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The treatment goes awry



WHERE THE HERO TALKS NON-STOP: Bambara Kannalae

Bambara Kannalae
Genre: Comedy
Director: Paarthi Bhaskar
Cast: Srikanth, Aarti
Agarwal, Vadivelu
Storyline: A young man from Chennai falls for a sophisticated girl in Ooty and his love goes unrequited till _
Bottomline: A light-hearted film which sags after a point.

You have to hand it to Srikanth. In every film the young man tries out a different genre and aims at making the best of the options offered to him. It is comedy he ventures into this time in Annamalai Films' `Bambara Kannalae' (U). But sadly a not-so-new storyline, an inept screenplay and dialogue that borders on the redundant, mar the attempt. The hero talks non-stop from the first scene till the last, whether he has somebody listening to him or not, and so do many others — the dialogue (Prasannakumar) touches an exasperating level. Aarumugam (Srikanth) is a hero in a Housing Board tenement in Chennai where he lives. All the neighbourhood girls, including the buxom Mena (Namita), drool over him. The young man and his colleagues are sent to Ooty on an assignment, where he sees Pooja (Aarti Agarwal) and falls in love with her. The damsel is in distress and Aarumugam gladly goes to her rescue. Once the crisis passes she just pays him some money for the `job' done and dismisses him. A crestfallen Aarumugam returns to Chennai, but Pooja follows him...

Acting quotient

Srikanth would have made a better impression in comedy if the other parameters had not played truant. For instance, some of his reactions in the name of levity seem overdone. When the screenplay sags badly and direction doesn't bother too much about redressing matters, the film as a whole suffers. Aarti Agarwal, who ought to have made her debut in Tamil with `Winner,' enters the scene with `Bambara ... ' and looks rather mature for a new face. Vadivelu appears in just one scene in the first half and in a couple of sequences in the second. Namita exudes sex appeal to entice the frontbenchers.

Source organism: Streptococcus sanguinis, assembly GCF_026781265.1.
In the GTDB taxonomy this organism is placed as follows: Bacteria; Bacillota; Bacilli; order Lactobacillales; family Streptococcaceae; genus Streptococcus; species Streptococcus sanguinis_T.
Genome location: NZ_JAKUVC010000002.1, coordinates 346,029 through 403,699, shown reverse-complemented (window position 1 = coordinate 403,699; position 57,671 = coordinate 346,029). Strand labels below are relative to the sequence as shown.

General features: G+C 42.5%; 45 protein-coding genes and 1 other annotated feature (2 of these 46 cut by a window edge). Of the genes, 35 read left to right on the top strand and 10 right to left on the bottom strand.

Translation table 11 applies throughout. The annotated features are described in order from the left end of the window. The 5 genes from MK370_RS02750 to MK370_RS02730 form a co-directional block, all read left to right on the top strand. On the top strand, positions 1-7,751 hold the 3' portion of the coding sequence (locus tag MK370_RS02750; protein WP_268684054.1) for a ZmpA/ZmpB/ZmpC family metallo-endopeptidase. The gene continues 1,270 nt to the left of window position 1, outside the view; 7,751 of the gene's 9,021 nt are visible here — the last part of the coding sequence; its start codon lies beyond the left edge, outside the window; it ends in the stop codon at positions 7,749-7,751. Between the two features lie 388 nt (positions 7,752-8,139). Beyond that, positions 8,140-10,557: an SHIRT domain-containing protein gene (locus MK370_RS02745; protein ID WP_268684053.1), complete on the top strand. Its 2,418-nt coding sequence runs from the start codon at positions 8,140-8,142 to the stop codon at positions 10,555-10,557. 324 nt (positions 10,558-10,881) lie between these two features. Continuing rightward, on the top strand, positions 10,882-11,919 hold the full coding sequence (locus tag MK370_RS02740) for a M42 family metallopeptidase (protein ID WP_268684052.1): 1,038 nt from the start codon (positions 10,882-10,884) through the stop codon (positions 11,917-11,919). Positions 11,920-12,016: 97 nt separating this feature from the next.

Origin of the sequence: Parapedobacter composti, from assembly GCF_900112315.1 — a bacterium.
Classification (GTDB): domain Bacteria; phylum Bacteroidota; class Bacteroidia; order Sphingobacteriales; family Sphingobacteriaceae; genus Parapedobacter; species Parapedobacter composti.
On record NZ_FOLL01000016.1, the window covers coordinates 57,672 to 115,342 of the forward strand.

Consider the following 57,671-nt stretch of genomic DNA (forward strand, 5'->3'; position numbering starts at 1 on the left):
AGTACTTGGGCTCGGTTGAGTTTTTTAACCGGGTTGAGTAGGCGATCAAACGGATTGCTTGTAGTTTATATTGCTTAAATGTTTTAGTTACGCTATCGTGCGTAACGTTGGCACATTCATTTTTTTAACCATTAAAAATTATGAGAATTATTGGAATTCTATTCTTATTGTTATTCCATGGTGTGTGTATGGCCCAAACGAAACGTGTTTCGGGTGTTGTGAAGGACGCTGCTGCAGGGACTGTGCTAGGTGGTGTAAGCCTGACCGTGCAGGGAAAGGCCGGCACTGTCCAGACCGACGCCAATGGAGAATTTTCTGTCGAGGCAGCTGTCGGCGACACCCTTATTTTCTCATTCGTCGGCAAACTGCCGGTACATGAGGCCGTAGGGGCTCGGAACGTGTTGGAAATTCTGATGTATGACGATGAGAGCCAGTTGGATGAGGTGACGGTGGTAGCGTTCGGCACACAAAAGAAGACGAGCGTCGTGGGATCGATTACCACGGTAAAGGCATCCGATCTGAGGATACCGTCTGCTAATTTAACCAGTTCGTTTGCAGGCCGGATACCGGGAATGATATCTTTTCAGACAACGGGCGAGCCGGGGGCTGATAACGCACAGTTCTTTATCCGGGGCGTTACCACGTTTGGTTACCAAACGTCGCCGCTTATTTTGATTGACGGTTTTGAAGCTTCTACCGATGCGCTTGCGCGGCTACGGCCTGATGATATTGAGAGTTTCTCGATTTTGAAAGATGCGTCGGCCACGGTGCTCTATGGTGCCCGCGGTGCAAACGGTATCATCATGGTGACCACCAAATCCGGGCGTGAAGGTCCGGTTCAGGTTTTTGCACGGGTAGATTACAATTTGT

Sudden, unwarranted close-ups from Saravanan's camera hurt the eye. Vijayamurugan's natural re-creation of the Housing Board scenario and the artwork for the duet backdrops are noteworthy. The medley of old Tamil hits is an interesting aural experience. Otherwise Srikanth Deva has come out with fast paced scores so typical of him. Paarthi Bhaskar makes his entry as story and screenplay writer and director with `Bambara Kannalae' — only that he could have worked harder.

MALATHI RANGARAJAN

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